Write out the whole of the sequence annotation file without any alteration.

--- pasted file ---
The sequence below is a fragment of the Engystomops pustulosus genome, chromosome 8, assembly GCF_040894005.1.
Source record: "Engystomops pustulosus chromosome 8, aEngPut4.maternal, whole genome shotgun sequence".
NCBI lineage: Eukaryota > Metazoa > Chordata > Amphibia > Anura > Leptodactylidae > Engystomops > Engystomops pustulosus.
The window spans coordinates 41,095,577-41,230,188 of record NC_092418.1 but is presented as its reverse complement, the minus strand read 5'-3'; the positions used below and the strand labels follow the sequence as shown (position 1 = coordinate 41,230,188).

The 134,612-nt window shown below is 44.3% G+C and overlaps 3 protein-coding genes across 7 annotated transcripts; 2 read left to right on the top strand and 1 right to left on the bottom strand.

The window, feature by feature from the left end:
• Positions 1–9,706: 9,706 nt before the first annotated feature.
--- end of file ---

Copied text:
The sequence below is a fragment of the Engystomops pustulosus genome, chromosome 8, assembly GCF_040894005.1.
Source record: "Engystomops pustulosus chromosome 8, aEngPut4.maternal, whole genome shotgun sequence".
NCBI lineage: Eukaryota > Metazoa > Chordata > Amphibia > Anura > Leptodactylidae > Engystomops > Engystomops pustulosus.
The window spans coordinates 41,095,577-41,230,188 of record NC_092418.1 but is presented as its reverse complement, the minus strand read 5'-3'; the positions used below and the strand labels follow the sequence as shown (position 1 = coordinate 41,230,188).

The 134,612-nt window shown below is 44.3% G+C and overlaps 3 protein-coding genes across 7 annotated transcripts; 2 read left to right on the top strand and 1 right to left on the bottom strand.

The window, feature by feature from the left end:
• Positions 1–9,706: 9,706 nt before the first annotated feature.